Police Story III: Supercop (1992)

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Jackie Chan returns in his iconic role of Hong Kong police officer Kevin Chan and this time, he’s met his match with the returning Michelle Yeoh as his new partner in this action packed adventure.

The drugs market has been a serious problem all over Asia and it has been decided that the best Hong Kong officer must join forces with the top ranking Mainland China officer in an effort to bust the dealers. The Hong Kong police officer chosen is Sgt. Kevin Chan, who wants to go on another dangerous mission, knowing that his longtime girlfriend May, will object. However, he tricks her into thinking he is going on a police retreat. Upon arriving in Mainland China, he meets female officer Yang Chienhua, who will become his partner on this dangerous assignment.

Chan will go undercover as Lin Fu Sheng, a refugee who is to bust out notorious drug boss Panther to earn his trust. Yang goes in undercover as well as Hana, Lin’s little sister while Chan’s superior Bill comes in as their mother. When Chan and Yang eventually earn Panther’s trust after getting him out of a few jams, they meet the real mastermind, Panther’s brother Chaibut. When the partners head to Thailand, they incur the wrath of a general and his rebel army but after getting out of that jam, they head to a resort in Malaysia where Chan gets the biggest shock of a lifetime: May is there as a tour guide. What will happen if May finds out that Chan is there and what will be the consequences?

While Jackie Chan is back as Sgt. Kevin Chan, this time, he gives longtime stuntman turned filmmaker Stanley Tong take over the director’s chair for this third installment in the series. This would be the first in a series of films in which Chan and Tong would work together on, showing that these two have a high amount of respect for each other. However, Tong decided to up the ante with this installment when it was announced that he would be bringing in a female as Chan’s partner.

It has been known that Jackie Chan had never been too fond of female action heroes. However, when Michelle Yeoh came in and proved herself, Chan definitely changed his tune. Yeoh, fresh off her divorce from D&B Films founder Dickson Poon, said goodbye to retirement and said she was coming back to kick some serious butt and in this film, she does just that. While she doesn’t strut her stuff until midway through the film, she matches Chan verbally at first and once she unleashes her martial arts skills, it is clear she has not lost a step. As a matter of fact, like Chan, she performs all of her own stunts here. The most impressive being a motorcycle stunt where she jumps onto a moving train. The stunt double who had originally done the stunt missed and ended up breaking his leg. Yeoh did the stunt herself and makes it safely onto the train.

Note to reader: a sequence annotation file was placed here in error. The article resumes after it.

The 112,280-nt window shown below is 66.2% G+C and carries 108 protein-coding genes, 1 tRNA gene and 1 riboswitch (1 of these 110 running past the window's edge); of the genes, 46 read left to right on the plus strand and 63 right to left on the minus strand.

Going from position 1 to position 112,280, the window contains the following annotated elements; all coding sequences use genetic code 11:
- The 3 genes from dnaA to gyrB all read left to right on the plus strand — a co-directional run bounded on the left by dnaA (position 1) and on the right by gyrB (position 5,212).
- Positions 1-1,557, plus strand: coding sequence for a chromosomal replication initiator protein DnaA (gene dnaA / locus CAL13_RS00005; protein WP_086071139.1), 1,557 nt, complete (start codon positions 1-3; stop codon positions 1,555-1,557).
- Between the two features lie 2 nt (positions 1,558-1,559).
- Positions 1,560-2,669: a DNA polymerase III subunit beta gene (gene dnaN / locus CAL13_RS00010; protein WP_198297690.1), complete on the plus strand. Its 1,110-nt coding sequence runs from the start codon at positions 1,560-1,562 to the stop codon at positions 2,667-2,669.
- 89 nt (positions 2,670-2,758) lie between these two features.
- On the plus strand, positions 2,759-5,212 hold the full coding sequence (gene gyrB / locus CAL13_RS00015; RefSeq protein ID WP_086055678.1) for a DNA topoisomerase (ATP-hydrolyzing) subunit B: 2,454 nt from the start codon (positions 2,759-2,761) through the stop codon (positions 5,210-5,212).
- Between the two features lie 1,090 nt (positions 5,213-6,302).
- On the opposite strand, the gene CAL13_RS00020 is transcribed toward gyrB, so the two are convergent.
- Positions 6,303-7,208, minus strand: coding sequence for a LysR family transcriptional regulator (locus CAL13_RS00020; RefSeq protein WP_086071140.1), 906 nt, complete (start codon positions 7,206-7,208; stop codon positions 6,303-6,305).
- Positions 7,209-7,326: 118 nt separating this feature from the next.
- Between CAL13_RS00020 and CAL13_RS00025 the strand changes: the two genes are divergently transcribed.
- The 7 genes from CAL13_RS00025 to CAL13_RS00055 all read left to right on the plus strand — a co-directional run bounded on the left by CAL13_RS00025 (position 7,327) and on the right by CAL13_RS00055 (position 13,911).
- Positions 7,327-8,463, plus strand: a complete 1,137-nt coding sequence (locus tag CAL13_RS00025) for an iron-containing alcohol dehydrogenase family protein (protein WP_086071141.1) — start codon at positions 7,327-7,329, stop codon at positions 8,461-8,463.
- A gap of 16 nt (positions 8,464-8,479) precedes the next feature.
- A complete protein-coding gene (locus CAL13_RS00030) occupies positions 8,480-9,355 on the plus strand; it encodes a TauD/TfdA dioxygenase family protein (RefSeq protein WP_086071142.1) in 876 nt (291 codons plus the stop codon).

Maggie Cheung and Bill Tung return to bring some comic relief to the film while Kenneth Tsang and Yuen Wah are quite to watch as the villains of the film. The final act has Chan hanging onto dear life on a helicopter ladder as the copter flies all over Kuala Lumpur. In a very shocking outtake, Chan himself is sideswiped by the passing copter as he hangs on to the side of the train. He even does a nipup on a bar in between two train cars and nearly falls over until stuntmen Ailen Sit and Ken Lo save him in time in another outtake. The final fight on the train is quite nicely shot with Chan adding some very funny tactics to trick Lo.

Police Story III: Supercop definitely is worth seeing for its insane stunt work involved and the return of Michelle Yeoh. Jackie Chan nearly outdoes himself even with the assistance of Yeoh as his partner. A match made in action heaven? Truly indeed.

WFG RATING: A-

Golden Harvest Pictures presents a Golden Way Films Ltd. production. Director: Stanley Tong. Producer: Willie Chan and Edward Tang. Writers: Lee Wai-Yee, Fibe Ma, and Edward Tang; based on characters created by Tang and Jackie Chan. Cinematography: Ardy Lam. Editing: Cheung Ka-Fai and Peter Cheung.

Cast: Jackie Chan, Michelle Yeoh, Maggie Cheung, Kenneth Tsang, Yuen Wah, Bill Tung, Josephine Koo, Kelvin Wong, Phillip Chan, Lo Lieh.

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